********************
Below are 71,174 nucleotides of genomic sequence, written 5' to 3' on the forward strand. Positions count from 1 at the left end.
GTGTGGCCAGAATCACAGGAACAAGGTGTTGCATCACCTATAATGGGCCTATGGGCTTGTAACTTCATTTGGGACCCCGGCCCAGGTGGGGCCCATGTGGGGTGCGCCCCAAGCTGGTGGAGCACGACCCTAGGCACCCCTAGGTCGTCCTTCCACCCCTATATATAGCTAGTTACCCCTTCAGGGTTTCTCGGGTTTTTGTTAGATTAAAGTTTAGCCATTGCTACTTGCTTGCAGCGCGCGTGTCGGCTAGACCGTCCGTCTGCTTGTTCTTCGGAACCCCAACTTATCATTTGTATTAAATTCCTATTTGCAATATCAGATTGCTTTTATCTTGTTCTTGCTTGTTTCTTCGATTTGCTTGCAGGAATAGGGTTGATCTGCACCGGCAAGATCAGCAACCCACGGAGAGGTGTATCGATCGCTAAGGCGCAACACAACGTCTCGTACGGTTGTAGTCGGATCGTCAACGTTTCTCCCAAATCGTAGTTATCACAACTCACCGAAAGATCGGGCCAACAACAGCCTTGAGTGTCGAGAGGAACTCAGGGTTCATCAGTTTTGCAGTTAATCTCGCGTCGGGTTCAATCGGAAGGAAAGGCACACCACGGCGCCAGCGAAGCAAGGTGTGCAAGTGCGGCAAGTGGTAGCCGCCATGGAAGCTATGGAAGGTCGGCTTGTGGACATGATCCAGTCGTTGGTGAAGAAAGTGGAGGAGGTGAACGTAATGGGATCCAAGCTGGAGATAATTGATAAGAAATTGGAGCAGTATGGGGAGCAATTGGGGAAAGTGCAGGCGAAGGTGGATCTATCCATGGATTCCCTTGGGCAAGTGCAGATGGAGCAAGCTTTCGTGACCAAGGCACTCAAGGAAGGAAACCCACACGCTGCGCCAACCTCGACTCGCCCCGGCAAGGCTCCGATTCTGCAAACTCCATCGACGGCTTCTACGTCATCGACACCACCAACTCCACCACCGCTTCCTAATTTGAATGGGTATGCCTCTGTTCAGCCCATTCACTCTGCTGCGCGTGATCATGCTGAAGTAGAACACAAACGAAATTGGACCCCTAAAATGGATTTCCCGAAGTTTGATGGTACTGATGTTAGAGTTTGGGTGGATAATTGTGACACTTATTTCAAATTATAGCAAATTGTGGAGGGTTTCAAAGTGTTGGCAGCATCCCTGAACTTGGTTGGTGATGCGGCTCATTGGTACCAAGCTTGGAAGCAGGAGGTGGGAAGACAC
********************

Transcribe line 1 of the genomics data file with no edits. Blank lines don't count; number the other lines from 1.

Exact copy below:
Below are 71,174 nucleotides of genomic sequence, written 5' to 3' on the forward strand. Positions count from 1 at the left end.